So, you don't go into an interview and think you can have a man to man showdown when you don't know what the other side has. There's just a no-win scenario here for the President by going into a meeting like that.
BALDWIN: Okay, let me play one piece of sound. This is from Congressman Trey Gowdy. He is blaming the Deputy Attorney General Rod Rosenstein for what he sees as Bob Mueller's overreach.
HAROLD WATSON "TREY" GOWDY III, US REPRESENTATIVE FOR SOUTH CAROLINA, REPUBLICAN: I fear that jurisdiction may wander a bit. I think it already has. It has already wandered a little bit, but I would not blame Bob Mueller. I would blame whoever drafted the jurisdiction and the Charter that empowered him.
And if you look at it, it says, "Matters that may arise from the investigation." What in the heck does that mean? I mean, is that a bank robbery in Topeka, Kansas?
MARTHA MACCALLUM, ANCHOR, FOX NEWS: And that language came from Rod Rosenstein?
GOWDY: Yes, ma'am.
BALDWIN: So, what's the root of the message there, Page. Is that just again another example of trying to get out ahead and weaken the Mueller investigation?
PATE: I think so, Brooke. Because now, if there is an obstruction charge or a money laundering charge or something that arises out of the investigation, but is not directly related to the Russia part of the investigation, then you may have Trump and some of his supporters in the White House and in Congress saying, "Wait a minute. This was something the Special Counsel was not even supposed to look at," and because his direction was so poorly drafted and vague, he was able to, as Representative Gowdy said, "Wander into these areas."
But, Brooke, that's necessary for an investigation like this. We don't know what evidence the Special Counsel is going to uncover during the investigation until the investigation is over. So, you have to give the Special Counsel some leeway to pursue those leads and there's always a check, always a check by Deputy Attorney General who can say, "No. Don't go there."
BALDWIN: Page Pate, thank you so much.
PATE: Thank you, Brooke.
BALDWIN: Coming up next, a sex scandal that has now turned into an ethics investigation. Have you heard about this Nashville mayor's story? She is accused of using her power to get her lover's daughter a job with the city. We have that scoop for you coming up.
A special committee is being organized to investigate the mayor of Nashville, Tennessee. This is happening about a week after Mayor Megan Barry admitted to having an affair with the head of her security detail. Their relationship has raised all kinds of ethics questions over whether she used taxpayer money for their travel expenses or for food.
Also, under scrutiny here, whether the mayor used her power to get her lover's daughter a job in the city's legal department. Ryan Nobles is on this one for us today. Ryan? Tell me more.
RYAN NOBLES, CORRESPONDENT, CINN: Yes, well, Brooke, at this point, Mayor Megan Barry has promised her constituents, she said, she isn't going anywhere. She plans to remain in her post despite the increasing pressure being put on her in the wake of that admission that she had an extra-marital affair with the head of her security detail.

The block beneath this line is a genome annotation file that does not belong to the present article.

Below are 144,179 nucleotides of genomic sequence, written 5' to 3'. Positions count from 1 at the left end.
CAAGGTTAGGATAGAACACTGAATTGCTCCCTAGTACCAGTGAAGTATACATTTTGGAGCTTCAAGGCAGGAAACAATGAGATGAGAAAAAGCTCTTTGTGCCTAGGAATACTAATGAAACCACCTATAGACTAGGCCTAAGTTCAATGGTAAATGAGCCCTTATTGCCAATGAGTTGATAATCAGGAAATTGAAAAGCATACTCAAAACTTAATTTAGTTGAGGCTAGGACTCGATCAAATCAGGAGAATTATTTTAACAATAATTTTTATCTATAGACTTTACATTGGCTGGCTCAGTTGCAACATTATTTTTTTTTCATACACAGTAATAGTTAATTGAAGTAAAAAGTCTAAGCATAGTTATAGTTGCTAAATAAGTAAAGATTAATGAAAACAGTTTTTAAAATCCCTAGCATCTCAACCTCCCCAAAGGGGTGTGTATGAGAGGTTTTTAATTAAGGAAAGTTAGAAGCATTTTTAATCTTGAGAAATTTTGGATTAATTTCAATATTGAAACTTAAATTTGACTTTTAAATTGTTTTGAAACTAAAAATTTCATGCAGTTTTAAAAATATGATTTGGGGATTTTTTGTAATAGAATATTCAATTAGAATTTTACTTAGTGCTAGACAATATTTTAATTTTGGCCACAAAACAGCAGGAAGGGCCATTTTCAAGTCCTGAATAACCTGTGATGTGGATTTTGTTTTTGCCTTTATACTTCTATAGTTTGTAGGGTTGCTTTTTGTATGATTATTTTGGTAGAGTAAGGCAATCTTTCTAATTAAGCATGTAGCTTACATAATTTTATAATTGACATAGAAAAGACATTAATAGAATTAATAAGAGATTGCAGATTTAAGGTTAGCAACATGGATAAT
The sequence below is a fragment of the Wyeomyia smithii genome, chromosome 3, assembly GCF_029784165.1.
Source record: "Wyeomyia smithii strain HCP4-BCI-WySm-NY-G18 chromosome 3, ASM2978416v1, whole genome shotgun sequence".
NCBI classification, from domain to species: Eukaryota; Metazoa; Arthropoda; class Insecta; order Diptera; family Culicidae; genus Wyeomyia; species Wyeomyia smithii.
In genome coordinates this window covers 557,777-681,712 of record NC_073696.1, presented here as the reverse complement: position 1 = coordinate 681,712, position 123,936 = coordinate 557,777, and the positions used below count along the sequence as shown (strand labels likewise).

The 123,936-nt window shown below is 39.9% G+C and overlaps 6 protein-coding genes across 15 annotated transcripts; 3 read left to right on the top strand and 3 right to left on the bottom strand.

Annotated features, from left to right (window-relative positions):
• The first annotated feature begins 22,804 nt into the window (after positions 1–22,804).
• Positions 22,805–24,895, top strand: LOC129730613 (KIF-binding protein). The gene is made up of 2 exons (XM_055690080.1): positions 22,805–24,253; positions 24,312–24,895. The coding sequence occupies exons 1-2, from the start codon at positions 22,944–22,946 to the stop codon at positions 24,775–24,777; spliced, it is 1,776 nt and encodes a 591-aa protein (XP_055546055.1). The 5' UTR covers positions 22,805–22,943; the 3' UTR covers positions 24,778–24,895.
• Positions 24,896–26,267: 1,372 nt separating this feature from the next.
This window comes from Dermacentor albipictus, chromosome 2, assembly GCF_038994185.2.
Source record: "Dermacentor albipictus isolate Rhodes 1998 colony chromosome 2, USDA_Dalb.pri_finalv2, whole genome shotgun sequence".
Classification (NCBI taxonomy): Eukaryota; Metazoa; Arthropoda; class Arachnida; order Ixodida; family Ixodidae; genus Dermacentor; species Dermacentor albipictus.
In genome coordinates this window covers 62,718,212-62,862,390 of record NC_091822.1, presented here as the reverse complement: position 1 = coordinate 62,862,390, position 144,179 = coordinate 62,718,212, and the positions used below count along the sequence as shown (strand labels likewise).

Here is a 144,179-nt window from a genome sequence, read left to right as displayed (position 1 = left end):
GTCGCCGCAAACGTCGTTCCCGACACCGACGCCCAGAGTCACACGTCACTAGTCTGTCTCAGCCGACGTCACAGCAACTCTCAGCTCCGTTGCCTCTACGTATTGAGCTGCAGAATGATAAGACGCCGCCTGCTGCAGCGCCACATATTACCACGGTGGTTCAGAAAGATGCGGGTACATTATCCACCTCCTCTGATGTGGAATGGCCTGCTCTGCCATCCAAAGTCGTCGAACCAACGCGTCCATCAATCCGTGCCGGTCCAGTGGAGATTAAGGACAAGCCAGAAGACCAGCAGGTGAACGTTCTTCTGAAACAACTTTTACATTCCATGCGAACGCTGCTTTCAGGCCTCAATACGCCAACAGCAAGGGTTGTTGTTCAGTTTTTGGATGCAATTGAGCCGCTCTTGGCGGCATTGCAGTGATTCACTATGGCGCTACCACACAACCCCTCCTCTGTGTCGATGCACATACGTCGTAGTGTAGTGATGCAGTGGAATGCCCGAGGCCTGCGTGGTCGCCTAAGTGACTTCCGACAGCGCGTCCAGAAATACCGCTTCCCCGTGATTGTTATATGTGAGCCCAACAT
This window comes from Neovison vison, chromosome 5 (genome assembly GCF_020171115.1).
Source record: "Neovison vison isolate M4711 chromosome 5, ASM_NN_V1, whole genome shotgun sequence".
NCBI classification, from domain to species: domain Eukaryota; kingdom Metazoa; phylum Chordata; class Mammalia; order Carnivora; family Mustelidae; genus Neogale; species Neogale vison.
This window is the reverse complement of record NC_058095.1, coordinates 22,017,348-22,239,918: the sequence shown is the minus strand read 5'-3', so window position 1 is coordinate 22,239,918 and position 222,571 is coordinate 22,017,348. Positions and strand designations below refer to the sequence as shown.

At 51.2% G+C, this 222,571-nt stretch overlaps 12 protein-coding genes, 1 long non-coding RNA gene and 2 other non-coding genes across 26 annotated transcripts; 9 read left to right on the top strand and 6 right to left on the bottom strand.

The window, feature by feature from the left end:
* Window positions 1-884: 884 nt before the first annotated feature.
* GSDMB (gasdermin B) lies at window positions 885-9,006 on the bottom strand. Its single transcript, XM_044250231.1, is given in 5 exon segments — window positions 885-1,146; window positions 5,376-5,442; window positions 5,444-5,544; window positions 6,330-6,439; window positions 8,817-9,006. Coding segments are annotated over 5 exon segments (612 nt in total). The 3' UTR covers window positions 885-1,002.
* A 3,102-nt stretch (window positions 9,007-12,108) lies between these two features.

Now, part of that pressure comes from that new special committee that you talked about. That was established by the Nashville's metro council last night. Now, the resolution to form the committee passed overwhelmingly.
The committee is going to be made up of Council members that will investigate over whether Mayor Barry misused taxpayer funds while engaging in this affair and you've talked about some of those accusations. There have been questions about various trips that the mayor took while the man she was having an affair with, Sergeant Rob Forrest, was also on the trip.
Now, Barry's spokesperson released a lengthy statement last night outlining each trip in question and then detailing what was paid for by taxpayers and what was paid for personally by the mayor.
Now, in addition to her travel schedule, the hiring of Sergeant Forrest's daughter to a job in the city's legal department is also raising some questions. Now, Barry does admit that she personally recommended Macy Amos for the job, but the head of the National Department of Law, John Cooper said in a statement that several other people recommended her as well.
He also said that it is his decision to make and that she was qualified and the department is completely independent from the mayor's office.
Now, in addition to this Special Committee, the Attorney General's office is looking into this, the Tennessee Bureau of Investigations are all looking into the mayor's conduct, but there are some signs, Brooke, literally that she still has support in Nashville.
Two billboards popped up on busy national highways this week that said simply, "We love our mayor." And as if the scandal wasn't enough, the mayor and her family are still recovering from the tragic death of her 22-year-old son, Max of an apparent drug overdose. She's used this as a reason to push for funding for opioid research and dealing with that problem across the country, Brooke.
She has also said she hopes to repair her marriage. So, a lot on Mayor Barry's plate right now.
BALDWIN: Ryan Nobles, thank you very much. And thank you for being with me. I am Brooke Baldwin. "The Lead" with Jake Tapper starts now.